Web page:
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Building Logstash Pipelines using @metadata

Its common for many companies to run multiple applications on a single physical host or virtual machine. Each of the applications usually has its own log file. A local logstash can be used to read all of these messages, process, and forward to Elasticsearch (or another Logstash or a message queue, anywhere really). You can even logically organize one logstash config file per application, complete with input, filters, and output. So what’s the problem?

How do I ensure that my filters/output only run on the right input?

A common practice is to add a “tags” field on the input and check for it in the filters and output. If you’re diligent about removing this tags field in the output, this can work… but ain’t nobody got time for that.Unfortunately, what often happens is that field is forgotten and ends up in your data downstream. Yuck. So what’s a better pattern?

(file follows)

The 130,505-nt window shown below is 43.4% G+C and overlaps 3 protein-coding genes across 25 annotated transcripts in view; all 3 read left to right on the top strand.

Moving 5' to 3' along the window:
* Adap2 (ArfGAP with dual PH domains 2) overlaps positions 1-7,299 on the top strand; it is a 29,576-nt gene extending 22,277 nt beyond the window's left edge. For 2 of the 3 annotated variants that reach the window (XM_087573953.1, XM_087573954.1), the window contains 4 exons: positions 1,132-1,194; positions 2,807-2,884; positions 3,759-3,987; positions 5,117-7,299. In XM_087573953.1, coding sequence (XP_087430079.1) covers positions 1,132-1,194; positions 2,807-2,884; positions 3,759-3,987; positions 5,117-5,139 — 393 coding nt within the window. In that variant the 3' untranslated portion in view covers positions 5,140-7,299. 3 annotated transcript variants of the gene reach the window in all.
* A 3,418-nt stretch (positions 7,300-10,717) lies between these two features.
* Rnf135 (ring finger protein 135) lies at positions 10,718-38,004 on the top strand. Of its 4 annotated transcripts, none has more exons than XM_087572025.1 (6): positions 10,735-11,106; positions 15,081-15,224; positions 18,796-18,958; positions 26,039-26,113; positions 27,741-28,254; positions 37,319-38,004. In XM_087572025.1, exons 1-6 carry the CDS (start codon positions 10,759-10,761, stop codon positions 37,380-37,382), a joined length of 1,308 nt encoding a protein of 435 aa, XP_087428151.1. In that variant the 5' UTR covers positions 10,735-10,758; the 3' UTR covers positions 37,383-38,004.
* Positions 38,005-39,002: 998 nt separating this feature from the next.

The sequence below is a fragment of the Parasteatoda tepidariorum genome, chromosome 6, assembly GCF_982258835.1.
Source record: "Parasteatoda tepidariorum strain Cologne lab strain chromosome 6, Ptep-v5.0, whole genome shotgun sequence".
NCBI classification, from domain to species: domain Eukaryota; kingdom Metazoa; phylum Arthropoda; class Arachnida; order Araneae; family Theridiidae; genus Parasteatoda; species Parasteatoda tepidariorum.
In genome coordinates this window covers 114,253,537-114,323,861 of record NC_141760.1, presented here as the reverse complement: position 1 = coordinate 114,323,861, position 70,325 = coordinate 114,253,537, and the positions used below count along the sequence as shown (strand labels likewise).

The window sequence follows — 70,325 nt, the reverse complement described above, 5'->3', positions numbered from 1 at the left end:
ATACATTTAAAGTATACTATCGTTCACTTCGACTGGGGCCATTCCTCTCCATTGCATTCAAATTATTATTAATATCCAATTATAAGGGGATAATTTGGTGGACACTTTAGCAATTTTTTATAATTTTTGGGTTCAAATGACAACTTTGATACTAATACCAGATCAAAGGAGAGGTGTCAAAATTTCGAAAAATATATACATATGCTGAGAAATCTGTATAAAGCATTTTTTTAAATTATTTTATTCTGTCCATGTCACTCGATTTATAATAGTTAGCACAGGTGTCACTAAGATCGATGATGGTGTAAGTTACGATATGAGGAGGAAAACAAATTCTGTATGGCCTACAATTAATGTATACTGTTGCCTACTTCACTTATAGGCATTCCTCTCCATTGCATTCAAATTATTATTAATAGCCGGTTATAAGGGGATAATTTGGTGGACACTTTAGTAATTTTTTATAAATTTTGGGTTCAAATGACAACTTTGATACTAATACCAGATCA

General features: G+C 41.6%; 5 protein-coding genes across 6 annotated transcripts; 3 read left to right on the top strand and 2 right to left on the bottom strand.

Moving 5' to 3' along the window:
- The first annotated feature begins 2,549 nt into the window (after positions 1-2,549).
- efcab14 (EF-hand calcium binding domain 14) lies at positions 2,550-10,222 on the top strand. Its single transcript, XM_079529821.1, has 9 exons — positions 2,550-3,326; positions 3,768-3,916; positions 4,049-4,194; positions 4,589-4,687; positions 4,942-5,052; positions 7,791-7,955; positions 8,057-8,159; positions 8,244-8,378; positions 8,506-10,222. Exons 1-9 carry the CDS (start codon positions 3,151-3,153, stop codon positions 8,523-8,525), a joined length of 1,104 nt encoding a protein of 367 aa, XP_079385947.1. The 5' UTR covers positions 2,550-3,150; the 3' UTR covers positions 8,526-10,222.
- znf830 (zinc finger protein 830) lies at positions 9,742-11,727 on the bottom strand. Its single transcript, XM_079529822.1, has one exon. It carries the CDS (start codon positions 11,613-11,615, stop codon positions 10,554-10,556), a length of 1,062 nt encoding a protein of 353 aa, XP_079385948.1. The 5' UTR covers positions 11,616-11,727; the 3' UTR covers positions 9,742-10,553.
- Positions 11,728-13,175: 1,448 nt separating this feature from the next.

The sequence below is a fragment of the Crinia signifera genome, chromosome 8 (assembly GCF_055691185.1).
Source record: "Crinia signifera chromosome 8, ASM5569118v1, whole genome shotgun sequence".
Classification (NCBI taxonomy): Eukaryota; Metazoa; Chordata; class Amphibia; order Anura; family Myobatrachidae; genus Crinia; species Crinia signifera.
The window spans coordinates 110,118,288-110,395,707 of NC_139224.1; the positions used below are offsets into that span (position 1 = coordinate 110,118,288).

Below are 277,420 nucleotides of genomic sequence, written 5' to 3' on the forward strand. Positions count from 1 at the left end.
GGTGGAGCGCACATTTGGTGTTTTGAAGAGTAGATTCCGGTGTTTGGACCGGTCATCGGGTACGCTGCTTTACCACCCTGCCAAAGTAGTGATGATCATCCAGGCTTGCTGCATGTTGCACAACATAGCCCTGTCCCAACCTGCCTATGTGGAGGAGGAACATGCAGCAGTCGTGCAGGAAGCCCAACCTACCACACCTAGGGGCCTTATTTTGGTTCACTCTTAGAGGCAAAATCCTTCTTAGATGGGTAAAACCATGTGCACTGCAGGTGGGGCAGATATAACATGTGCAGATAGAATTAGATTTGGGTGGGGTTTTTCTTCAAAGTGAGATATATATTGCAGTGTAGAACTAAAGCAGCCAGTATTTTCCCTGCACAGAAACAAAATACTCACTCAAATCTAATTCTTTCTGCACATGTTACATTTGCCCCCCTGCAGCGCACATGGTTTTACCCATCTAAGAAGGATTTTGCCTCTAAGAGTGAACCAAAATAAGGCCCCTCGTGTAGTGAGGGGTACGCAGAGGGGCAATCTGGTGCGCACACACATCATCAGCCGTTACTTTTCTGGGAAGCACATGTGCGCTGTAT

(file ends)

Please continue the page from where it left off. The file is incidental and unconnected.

Logstash 1.5 added the ability to add metadata to an event. This provides the building block for what I like to call the “Logstash Pipeline Pattern”. We can use this metadata to form an independent logstash pipeline (input/filters/output) for every application on the host without running multiple instances of logstash.

Here’s what this looks like in practice. In this example, we’re reading logs from a Kafka topic, dropping unparseable logs or other processing, and writing each type of log out into its own Kafka topic (based on the event’s “type” field).

# split-logs.conf
input {
  kafka {
    zk_connect => ''
    topic_id => 'logstash_logs'
    add_field => { "[@metadata][route]" => "split-logs" }

filter { if [@metadata][route] == "split-logs" { if "_jsonparsefailure" in [tags] { drop {} } } }

output { if [@metadata][route] == "split-logs" { kafka { topic_id => "%{[type]}" broker_list => '' } } }

Clearly this pattern makes it much easier to isolate an individual Logstash Pipeline. Such clarity makes it much easier to reason about what’s going on, thus preventing bugs and making troubleshooting much easier.

Posted in Tutorials.

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